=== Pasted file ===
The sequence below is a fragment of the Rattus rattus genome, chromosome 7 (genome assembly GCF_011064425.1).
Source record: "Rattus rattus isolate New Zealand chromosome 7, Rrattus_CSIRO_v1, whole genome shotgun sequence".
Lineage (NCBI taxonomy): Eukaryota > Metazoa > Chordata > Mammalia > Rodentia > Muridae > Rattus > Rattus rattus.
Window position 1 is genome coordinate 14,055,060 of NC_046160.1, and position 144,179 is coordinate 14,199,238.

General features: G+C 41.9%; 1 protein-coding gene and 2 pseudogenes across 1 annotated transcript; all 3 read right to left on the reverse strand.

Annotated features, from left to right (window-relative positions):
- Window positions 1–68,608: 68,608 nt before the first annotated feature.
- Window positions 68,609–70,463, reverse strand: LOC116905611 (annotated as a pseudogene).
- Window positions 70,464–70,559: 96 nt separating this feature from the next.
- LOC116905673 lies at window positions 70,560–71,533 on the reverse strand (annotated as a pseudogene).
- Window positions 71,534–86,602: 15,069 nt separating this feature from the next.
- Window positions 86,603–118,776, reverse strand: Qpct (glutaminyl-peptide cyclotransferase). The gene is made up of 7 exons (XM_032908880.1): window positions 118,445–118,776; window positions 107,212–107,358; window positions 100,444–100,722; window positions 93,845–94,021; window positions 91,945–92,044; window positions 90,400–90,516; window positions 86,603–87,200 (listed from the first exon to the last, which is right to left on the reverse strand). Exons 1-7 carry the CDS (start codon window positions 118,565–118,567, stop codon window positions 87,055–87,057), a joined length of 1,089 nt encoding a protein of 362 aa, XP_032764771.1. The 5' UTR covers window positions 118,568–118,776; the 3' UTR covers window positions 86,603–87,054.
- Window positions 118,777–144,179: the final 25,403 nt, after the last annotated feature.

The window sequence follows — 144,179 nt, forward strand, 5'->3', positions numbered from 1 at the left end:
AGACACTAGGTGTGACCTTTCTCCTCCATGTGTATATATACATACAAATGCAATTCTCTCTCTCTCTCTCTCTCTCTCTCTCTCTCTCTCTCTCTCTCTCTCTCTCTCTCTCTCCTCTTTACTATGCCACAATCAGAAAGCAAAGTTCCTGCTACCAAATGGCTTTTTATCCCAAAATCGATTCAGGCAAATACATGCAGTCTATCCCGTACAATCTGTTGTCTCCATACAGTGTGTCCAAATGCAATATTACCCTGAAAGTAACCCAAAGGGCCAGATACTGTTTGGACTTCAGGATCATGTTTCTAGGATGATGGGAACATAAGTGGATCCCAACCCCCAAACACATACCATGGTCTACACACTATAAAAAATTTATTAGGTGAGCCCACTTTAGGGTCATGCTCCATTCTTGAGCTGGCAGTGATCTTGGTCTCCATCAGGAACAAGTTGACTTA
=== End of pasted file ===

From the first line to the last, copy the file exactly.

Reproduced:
The sequence below is a fragment of the Rattus rattus genome, chromosome 7 (genome assembly GCF_011064425.1).
Source record: "Rattus rattus isolate New Zealand chromosome 7, Rrattus_CSIRO_v1, whole genome shotgun sequence".
Lineage (NCBI taxonomy): Eukaryota > Metazoa > Chordata > Mammalia > Rodentia > Muridae > Rattus > Rattus rattus.
Window position 1 is genome coordinate 14,055,060 of NC_046160.1, and position 144,179 is coordinate 14,199,238.

General features: G+C 41.9%; 1 protein-coding gene and 2 pseudogenes across 1 annotated transcript; all 3 read right to left on the reverse strand.

Annotated features, from left to right (window-relative positions):
- Window positions 1–68,608: 68,608 nt before the first annotated feature.
- Window positions 68,609–70,463, reverse strand: LOC116905611 (annotated as a pseudogene).
- Window positions 70,464–70,559: 96 nt separating this feature from the next.
- LOC116905673 lies at window positions 70,560–71,533 on the reverse strand (annotated as a pseudogene).
- Window positions 71,534–86,602: 15,069 nt separating this feature from the next.
- Window positions 86,603–118,776, reverse strand: Qpct (glutaminyl-peptide cyclotransferase). The gene is made up of 7 exons (XM_032908880.1): window positions 118,445–118,776; window positions 107,212–107,358; window positions 100,444–100,722; window positions 93,845–94,021; window positions 91,945–92,044; window positions 90,400–90,516; window positions 86,603–87,200 (listed from the first exon to the last, which is right to left on the reverse strand). Exons 1-7 carry the CDS (start codon window positions 118,565–118,567, stop codon window positions 87,055–87,057), a joined length of 1,089 nt encoding a protein of 362 aa, XP_032764771.1. The 5' UTR covers window positions 118,568–118,776; the 3' UTR covers window positions 86,603–87,054.
- Window positions 118,777–144,179: the final 25,403 nt, after the last annotated feature.

The window sequence follows — 144,179 nt, forward strand, 5'->3', positions numbered from 1 at the left end:
AGACACTAGGTGTGACCTTTCTCCTCCATGTGTATATATACATACAAATGCAATTCTCTCTCTCTCTCTCTCTCTCTCTCTCTCTCTCTCTCTCTCTCTCTCTCTCTCTCTCTCCTCTTTACTATGCCACAATCAGAAAGCAAAGTTCCTGCTACCAAATGGCTTTTTATCCCAAAATCGATTCAGGCAAATACATGCAGTCTATCCCGTACAATCTGTTGTCTCCATACAGTGTGTCCAAATGCAATATTACCCTGAAAGTAACCCAAAGGGCCAGATACTGTTTGGACTTCAGGATCATGTTTCTAGGATGATGGGAACATAAGTGGATCCCAACCCCCAAACACATACCATGGTCTACACACTATAAAAAATTTATTAGGTGAGCCCACTTTAGGGTCATGCTCCATTCTTGAGCTGGCAGTGATCTTGGTCTCCATCAGGAACAAGTTGACTTA